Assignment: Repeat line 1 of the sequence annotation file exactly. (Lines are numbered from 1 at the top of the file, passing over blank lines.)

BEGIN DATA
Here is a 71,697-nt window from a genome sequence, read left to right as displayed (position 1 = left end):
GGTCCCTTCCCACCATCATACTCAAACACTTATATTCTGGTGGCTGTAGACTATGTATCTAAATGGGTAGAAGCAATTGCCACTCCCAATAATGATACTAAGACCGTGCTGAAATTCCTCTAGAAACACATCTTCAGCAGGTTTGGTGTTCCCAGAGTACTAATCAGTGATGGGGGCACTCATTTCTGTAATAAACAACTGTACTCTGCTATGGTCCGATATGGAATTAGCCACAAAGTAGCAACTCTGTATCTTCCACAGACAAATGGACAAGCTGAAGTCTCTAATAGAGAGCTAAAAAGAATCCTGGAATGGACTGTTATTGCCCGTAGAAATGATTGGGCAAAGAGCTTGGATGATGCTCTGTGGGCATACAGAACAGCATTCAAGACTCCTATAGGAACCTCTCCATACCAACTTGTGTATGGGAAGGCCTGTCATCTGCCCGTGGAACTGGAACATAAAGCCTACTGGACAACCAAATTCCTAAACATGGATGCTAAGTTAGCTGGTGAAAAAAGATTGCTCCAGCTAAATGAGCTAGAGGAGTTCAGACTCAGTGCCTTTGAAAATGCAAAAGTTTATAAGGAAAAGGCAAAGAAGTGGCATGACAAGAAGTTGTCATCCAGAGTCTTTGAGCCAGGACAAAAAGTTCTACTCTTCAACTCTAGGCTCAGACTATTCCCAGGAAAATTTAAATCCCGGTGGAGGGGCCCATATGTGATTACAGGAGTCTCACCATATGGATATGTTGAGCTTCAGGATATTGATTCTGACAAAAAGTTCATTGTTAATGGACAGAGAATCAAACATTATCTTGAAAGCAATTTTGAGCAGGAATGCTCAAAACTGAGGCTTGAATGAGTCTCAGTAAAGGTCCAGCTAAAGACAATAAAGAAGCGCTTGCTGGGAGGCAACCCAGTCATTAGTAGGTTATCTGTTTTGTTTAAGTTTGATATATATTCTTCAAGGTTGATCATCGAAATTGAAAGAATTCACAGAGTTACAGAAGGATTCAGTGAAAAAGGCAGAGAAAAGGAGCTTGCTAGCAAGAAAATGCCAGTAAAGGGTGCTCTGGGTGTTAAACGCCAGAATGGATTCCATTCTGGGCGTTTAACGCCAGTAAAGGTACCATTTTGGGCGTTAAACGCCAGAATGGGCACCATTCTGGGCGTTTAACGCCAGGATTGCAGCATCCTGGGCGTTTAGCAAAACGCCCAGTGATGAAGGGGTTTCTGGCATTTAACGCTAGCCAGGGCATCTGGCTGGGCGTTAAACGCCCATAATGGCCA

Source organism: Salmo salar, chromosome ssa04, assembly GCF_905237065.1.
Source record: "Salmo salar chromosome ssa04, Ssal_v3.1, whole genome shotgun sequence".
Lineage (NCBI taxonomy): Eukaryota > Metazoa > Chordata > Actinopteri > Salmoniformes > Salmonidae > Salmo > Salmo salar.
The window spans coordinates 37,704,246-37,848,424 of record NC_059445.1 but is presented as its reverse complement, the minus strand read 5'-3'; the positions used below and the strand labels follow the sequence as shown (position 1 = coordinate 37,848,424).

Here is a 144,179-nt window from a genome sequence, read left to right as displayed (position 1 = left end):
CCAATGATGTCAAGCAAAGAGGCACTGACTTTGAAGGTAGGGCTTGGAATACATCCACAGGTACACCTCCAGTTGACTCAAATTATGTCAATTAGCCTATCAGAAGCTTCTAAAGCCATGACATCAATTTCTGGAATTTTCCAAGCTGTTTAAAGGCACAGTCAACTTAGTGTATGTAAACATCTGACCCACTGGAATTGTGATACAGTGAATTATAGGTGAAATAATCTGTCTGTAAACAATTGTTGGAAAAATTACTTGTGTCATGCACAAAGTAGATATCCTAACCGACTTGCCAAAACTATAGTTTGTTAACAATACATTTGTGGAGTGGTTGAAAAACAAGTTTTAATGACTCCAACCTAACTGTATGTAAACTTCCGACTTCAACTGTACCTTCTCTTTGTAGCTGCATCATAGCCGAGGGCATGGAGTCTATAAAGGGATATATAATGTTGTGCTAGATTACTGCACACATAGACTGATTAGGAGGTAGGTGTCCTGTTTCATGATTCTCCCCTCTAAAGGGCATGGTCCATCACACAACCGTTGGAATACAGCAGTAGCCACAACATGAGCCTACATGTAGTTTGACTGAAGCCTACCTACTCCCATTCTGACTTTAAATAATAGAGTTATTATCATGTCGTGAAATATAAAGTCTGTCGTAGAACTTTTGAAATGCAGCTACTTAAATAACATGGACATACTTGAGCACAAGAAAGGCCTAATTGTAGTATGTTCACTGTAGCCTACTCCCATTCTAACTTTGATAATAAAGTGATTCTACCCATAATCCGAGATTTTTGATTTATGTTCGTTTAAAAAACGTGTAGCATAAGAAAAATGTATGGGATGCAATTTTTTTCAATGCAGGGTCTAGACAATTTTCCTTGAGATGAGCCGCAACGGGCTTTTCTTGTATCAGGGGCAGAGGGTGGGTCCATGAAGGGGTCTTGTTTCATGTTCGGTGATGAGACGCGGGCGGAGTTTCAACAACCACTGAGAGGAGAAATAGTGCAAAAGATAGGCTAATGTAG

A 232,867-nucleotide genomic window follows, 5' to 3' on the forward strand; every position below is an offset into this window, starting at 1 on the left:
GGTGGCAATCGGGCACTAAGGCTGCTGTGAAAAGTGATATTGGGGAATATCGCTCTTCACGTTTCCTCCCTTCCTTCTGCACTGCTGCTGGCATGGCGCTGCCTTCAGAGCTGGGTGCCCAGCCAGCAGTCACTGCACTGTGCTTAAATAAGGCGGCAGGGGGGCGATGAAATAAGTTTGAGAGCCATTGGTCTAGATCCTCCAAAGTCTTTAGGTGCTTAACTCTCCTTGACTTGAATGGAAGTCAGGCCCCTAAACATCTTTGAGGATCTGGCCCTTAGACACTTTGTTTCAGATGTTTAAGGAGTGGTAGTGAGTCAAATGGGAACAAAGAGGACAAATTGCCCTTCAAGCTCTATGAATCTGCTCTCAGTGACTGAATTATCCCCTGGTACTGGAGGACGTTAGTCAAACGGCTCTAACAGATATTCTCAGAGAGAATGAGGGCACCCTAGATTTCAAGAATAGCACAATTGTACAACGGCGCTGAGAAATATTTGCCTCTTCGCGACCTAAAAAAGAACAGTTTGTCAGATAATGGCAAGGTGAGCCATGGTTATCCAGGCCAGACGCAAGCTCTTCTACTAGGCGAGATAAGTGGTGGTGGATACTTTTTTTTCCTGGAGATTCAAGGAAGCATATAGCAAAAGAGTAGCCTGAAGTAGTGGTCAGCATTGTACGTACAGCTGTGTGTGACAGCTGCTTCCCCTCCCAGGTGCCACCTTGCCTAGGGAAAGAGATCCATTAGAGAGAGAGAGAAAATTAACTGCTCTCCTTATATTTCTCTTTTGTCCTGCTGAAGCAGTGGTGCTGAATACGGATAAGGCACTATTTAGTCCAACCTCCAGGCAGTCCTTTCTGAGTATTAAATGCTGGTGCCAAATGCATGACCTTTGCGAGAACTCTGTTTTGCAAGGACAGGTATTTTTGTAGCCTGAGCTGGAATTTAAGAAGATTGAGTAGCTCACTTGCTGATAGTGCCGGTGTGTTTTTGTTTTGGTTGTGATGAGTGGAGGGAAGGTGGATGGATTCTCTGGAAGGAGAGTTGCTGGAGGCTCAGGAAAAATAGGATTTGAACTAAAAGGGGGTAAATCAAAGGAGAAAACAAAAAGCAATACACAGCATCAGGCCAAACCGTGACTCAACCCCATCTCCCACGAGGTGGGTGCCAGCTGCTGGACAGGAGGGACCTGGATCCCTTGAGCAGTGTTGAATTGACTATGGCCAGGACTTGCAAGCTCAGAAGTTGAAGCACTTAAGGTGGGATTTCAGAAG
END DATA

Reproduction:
Here is a 71,697-nt window from a genome sequence, read left to right as displayed (position 1 = left end):